Tuesday, January 29, 2013

How to do a digital drawing_White Violets_A Progress Report

I opened the correctly-sized reference photo in Corel Painter (see the previous post for sizing). The file included the background image as well as the photo. I chose Synthetic Superfine as my paper and then created a new mask in the Channels palette. I drew a silhouette of the violets, stems, and leaves, using the reference photo but omitting some leaves and making the some of the shapes a bit more graceful. The flowers and stems were done using a flat color pen in various sizes and the fuzzy leaves were drawn with charcoal pencil.

White Violets_Mask

Next I created a new layer on the layers palette and used the mask and the Paint Bucket to fill in the silhouette in black. I named this layer Value 0, because the RGB values are all 0.

White Violets_Value 0

Using the Charcoal Pencil brush and a grey color with an RGB of 50, I filled in Value 1 using the mask. Very little of Value 0 was left showing, as the flowers are light image.

White Violets_Value 1

For Value 2 (RGB =100), the drawing process got more complicated. I used Charcoal Brushes in sizes from 5 - 30 pixels, each on its own layer, and began to model the hilites. For the darkest parts of the leaves I made the tone sparse enough to show some Value 1 underneath. For the lightest parts, the tone is solid Value 2.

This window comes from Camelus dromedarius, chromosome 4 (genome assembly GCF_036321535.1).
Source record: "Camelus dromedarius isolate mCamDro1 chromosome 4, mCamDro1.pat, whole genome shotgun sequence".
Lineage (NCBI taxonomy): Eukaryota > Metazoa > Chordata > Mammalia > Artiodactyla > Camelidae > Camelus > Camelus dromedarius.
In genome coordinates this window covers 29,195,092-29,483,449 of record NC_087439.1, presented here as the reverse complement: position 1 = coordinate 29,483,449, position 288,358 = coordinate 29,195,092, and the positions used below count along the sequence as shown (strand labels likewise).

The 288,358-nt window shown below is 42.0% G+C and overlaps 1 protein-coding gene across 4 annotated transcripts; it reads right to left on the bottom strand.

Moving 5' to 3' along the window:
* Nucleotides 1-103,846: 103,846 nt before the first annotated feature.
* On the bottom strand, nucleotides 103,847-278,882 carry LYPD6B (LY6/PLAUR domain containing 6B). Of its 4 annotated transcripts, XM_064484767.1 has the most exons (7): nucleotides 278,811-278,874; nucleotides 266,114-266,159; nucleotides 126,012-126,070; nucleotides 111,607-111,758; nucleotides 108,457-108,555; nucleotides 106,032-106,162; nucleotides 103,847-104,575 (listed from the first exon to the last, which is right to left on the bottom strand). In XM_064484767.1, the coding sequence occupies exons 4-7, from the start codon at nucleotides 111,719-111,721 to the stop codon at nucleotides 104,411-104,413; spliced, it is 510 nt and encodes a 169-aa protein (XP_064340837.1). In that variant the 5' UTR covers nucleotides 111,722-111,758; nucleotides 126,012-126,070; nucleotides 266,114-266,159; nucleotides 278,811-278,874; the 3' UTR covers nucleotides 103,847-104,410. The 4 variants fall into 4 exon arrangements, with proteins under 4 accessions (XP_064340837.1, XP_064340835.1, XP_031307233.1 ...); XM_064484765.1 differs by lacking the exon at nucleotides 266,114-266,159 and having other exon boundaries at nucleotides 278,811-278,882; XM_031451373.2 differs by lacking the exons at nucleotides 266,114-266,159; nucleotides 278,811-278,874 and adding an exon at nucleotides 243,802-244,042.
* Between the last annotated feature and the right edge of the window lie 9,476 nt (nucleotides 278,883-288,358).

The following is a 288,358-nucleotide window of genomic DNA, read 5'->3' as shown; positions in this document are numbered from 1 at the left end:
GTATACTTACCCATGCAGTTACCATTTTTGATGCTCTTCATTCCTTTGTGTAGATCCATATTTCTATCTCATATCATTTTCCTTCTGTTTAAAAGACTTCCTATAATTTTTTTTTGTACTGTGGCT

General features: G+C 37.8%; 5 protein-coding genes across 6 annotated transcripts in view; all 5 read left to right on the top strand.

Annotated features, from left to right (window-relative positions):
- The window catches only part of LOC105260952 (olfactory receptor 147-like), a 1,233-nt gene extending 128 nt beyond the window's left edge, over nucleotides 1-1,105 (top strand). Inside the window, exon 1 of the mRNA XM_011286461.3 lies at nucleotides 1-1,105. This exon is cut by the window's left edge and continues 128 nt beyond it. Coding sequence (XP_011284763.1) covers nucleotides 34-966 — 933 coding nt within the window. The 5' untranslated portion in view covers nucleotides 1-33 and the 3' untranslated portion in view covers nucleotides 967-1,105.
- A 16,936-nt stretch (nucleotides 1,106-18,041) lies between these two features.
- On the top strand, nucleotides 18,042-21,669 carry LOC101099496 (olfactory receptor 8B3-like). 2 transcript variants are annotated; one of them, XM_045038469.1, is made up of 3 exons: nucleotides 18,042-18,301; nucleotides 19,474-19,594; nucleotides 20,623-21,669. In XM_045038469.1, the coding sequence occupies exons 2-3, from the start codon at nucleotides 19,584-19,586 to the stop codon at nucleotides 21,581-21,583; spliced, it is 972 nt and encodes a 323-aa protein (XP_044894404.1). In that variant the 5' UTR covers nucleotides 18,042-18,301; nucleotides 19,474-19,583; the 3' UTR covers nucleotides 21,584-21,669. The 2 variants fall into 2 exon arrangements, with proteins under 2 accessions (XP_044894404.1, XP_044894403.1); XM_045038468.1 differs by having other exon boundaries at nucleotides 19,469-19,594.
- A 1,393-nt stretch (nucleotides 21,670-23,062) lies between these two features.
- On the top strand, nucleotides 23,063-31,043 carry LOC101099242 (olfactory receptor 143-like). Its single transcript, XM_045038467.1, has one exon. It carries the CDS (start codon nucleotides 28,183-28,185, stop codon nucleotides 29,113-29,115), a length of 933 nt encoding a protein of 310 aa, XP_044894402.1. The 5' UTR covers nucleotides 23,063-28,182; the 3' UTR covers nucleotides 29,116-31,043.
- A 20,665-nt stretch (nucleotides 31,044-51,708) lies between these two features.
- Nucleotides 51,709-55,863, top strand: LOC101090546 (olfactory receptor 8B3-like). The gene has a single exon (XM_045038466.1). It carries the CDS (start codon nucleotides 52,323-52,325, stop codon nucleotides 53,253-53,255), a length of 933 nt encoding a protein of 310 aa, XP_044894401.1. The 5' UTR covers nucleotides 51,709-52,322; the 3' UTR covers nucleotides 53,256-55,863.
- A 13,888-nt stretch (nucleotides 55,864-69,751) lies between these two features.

White Violets_Value 2

I found it helped with the modeling to have separate masks for the leaves, stems, and flowers, so I used the original mask and made those from it.

This all went pretty smoothly except for the day I accidently ticked "Preserve Layer Transparency" on the Layers palette and had a total meltdown trying to figure out why I couldn't draw on any of my layers. Not the first time I have made this error, alas; it is very easy to do by accident.

Another tip: you will see a colored cross in the upper left hand corner of each layer image. This is a registration mark created with its own mask. It comes in very handy if you mistakenly bump a layer with the move tool or want to copy a layer from one file into another.

And a last tip: I save my file once an hour with the time and date like this: White Violets_130129_1056. You are never in danger of overwriting a file because the same minute never comes around twice (scarey thought!) and that way you can backtrack if you mess up the current file or the machine crashes and turns it to gibberish, without losing more than an hour's work. At the end I keep the final file for each value and delete all the intermediates.

To be continued :)

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